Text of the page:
“China has lodged strong protests and stern representations with the Indian side. We once again ask the Indian side to act on our consensus, strictly discipline its front-line troops not to cross the line, not make provocations and not to take unilateral actions that might complicate the situation.” Zhao said.
The United Nations urged both sides “to exercise maximum restraint."
“We are concerned about reports of violence and deaths at the Line of Actual Control between India and China," UN associate spokesperson Eri Kaneko said. “We take positive note of reports that the two countries have engaged to de-escalate the situation."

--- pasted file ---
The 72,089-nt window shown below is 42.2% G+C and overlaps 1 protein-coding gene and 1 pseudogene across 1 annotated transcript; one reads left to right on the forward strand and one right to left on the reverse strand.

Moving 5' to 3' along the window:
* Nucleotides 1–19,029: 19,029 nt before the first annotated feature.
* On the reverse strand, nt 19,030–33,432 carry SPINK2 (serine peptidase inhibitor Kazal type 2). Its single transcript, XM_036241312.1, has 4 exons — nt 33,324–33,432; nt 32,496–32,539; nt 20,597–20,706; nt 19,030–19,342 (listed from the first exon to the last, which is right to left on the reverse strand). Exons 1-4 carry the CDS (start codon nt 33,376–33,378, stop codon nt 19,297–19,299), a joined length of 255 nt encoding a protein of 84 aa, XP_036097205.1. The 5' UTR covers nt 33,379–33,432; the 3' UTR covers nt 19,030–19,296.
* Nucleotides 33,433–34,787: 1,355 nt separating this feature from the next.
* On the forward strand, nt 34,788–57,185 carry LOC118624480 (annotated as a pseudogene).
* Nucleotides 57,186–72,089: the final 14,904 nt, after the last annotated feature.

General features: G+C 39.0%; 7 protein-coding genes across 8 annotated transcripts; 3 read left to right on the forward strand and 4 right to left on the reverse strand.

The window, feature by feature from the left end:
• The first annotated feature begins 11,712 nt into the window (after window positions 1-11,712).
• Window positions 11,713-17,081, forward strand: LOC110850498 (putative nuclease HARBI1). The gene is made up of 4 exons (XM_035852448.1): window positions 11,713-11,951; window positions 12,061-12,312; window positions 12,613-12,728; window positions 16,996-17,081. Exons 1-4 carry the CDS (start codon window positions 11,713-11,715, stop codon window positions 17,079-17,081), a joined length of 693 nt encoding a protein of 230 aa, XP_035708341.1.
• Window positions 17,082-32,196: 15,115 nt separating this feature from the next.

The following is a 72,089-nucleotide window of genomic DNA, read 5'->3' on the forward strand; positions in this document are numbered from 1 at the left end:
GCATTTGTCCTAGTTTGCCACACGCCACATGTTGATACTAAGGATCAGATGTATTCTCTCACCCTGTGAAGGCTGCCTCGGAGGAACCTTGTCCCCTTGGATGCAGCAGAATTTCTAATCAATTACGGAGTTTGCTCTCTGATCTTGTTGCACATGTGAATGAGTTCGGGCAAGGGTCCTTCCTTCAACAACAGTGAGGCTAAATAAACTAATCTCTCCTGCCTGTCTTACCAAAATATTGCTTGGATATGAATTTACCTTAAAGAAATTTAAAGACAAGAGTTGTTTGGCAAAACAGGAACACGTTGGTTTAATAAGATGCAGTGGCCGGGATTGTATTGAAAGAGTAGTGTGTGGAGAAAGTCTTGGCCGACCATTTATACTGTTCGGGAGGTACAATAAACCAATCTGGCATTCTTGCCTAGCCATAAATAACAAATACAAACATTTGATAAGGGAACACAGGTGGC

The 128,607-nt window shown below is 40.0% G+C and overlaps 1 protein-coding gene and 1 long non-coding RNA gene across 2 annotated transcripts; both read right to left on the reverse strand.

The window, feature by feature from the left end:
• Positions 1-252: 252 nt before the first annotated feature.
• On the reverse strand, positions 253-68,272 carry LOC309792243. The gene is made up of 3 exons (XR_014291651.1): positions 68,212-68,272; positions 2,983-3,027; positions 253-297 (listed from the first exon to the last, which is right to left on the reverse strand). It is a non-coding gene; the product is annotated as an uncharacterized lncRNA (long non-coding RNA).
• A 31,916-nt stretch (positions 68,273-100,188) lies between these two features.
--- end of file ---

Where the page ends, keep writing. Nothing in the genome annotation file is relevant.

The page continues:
India accuses China of violating border terms
As some commentators clamoured for revenge, Modi's government was silent Tuesday and most of Wednesday on the fallout from clashes.
India's foreign ministry on Tuesday accused Beijing of trying to change the status quo between the two countries in the eastern Ladakh region.
"Given its responsible approach to border management, India is very clear that all its activities are always within the Indian side of the LAC [Line of Actual Control].
India’s Ministry of External Affairs said in a statement that the incident happened “as a result of an attempt by the Chinese side to unilaterally change the status quo” in the Galwan Valley.
We expect the same of the Chinese side," said ministry spokesman Anurag Srivastava, referring to the de facto border between the two countries .
He added that India and China had been discussing through military and diplomatic channels how to de-escalate the situation.
An official Communist Party newspaper said the clash occurred because India misjudged the Chinese army’s strength and willingness to respond.